This site uses cookies. By continuing to browse the site you are agreeing to our use of cookies. To find out more about cookies on this website and how to delete cookies, see our privacy notice.

Tools which collect anonymous data to enable us to see how visitors use our site and how it performs. We use this to improve our products, services and user experience.


A bit of data which remembers the affiliate who forwarded a user to our site and recognises orders from those who become customers through that affiliate.


Tools that enable essential services and functionality, including identity verification, service continuity and site security.

Enrol now on the free landlord tax strategies course

To enrol in the 7 tax saving strategies email course complete the form below. The first module will be emailed to you immediately.

Enrol now on the free landlord tax strategies course

Thank You!

Free Tax Saving Strategies Course
The seven FREE property tax busting strategies course reveals the secrets of how to legitimately beat the taxman and boost your property profits!
View All Questions

Transferring properties into a company - what tax do I save or pay?

Question I have six or seven properties (in the Midlands). Can I transfer them all together in a company and will that avoid stamp duty land tax (SDLT)? Can the same company deal with the management of the rent so that the rent goes in the same account and there is 19% tax as opposed to 40% on personal income tax?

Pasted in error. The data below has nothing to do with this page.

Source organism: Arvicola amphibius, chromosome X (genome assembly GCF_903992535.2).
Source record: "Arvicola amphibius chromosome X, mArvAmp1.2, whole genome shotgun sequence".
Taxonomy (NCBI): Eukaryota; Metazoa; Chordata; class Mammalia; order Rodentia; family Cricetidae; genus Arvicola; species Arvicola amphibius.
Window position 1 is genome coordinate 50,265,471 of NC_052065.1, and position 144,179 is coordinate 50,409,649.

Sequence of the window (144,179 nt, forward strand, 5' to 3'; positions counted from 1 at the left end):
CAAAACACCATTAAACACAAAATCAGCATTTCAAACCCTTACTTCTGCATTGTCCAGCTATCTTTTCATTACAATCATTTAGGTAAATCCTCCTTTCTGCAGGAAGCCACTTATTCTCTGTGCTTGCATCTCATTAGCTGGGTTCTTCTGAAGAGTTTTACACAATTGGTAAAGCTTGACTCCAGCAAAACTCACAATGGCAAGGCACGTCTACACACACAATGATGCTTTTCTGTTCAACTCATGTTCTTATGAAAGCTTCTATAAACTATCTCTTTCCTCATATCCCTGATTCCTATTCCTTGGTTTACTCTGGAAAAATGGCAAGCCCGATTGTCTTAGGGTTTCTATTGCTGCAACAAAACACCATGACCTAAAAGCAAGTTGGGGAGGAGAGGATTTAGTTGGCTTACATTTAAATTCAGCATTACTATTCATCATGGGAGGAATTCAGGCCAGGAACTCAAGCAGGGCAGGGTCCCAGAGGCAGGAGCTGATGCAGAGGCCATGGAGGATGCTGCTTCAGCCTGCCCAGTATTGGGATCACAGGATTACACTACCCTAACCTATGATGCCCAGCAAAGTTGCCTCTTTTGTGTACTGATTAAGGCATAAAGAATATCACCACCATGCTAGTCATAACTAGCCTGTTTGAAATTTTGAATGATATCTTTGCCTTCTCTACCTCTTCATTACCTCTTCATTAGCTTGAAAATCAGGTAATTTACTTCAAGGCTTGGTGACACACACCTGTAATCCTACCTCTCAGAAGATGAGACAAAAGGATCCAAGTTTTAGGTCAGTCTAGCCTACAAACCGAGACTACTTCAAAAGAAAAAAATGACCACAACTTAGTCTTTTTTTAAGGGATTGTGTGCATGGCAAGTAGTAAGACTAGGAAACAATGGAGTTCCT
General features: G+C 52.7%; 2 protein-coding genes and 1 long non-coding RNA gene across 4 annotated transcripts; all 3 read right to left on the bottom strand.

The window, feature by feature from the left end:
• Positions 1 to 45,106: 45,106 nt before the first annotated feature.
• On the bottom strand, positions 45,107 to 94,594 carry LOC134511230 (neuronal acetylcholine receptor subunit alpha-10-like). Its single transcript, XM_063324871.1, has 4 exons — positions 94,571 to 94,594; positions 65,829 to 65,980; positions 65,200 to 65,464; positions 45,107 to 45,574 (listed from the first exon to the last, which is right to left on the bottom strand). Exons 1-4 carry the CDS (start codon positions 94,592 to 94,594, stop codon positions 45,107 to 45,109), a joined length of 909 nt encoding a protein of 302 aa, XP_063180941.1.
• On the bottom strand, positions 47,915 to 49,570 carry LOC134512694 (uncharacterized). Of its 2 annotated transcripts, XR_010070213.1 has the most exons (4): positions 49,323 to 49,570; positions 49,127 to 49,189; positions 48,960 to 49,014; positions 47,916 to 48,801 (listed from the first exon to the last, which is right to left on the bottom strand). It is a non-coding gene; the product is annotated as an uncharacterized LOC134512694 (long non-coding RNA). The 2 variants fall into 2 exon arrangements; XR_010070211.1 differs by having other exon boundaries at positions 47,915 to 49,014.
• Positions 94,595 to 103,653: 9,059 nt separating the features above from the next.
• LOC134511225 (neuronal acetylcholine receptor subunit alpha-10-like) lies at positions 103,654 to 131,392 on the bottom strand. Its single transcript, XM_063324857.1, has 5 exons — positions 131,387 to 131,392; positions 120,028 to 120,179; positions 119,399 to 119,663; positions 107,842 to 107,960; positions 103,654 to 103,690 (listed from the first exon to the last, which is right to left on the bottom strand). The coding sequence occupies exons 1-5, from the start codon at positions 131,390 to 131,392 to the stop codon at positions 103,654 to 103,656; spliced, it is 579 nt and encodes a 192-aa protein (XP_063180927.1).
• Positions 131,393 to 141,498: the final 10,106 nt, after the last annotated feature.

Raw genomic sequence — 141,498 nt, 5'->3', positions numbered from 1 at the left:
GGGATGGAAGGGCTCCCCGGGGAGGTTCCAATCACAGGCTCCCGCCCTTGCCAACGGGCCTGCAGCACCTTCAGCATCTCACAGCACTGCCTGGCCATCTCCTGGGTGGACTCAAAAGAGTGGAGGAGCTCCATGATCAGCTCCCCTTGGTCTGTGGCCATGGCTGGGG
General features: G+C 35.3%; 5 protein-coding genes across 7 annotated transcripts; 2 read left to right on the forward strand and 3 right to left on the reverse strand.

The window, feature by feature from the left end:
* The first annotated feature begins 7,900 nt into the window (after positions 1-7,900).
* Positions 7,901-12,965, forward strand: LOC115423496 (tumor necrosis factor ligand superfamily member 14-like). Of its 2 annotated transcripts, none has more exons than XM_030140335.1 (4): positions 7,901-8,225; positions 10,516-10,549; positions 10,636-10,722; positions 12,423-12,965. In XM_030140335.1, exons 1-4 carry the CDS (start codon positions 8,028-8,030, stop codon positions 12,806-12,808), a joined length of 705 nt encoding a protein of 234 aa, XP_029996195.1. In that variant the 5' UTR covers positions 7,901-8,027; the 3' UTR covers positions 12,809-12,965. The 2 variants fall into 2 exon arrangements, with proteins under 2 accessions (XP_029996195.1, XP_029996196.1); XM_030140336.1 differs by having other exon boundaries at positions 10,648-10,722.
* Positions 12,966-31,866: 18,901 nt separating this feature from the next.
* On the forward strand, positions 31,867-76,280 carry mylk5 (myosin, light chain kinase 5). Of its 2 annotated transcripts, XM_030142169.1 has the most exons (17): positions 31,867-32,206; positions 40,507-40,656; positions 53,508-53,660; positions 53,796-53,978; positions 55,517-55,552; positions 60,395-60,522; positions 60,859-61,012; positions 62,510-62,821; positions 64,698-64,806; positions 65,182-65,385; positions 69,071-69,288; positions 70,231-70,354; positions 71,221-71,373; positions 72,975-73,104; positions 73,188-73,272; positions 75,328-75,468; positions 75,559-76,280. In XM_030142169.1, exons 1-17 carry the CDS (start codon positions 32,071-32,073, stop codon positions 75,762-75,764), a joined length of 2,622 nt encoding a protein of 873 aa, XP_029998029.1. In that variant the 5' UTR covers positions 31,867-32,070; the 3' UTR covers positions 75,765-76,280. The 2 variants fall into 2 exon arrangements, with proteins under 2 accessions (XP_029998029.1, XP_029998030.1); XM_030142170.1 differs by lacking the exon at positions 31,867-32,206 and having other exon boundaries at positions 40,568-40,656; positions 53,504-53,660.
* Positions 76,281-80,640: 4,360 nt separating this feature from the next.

Arthur Weller replies:
You can transfer six or seven properties together into a company, but there will be SDLT on the transfer, unless partnership relief from SDLT is available to you. If you did transfer your property portfolio into the company so that the company owned the properties, the company would be subject to corporation tax at 19% (currently) on the rental income, as opposed to you paying income tax at 40% (or 45%) on rental income from personally-owned properties. But you must be aware that it will cost you tax to take money out of the company.

Property Tax Insider This sample question and answer is taken from Property Tax Insider, a monthly UK tax saving magazine for landlords and property investors.

The first issue is free so click here to try today!

Got a burning tax question?

Why not submit a tax question to our tax advisors

Ask a Question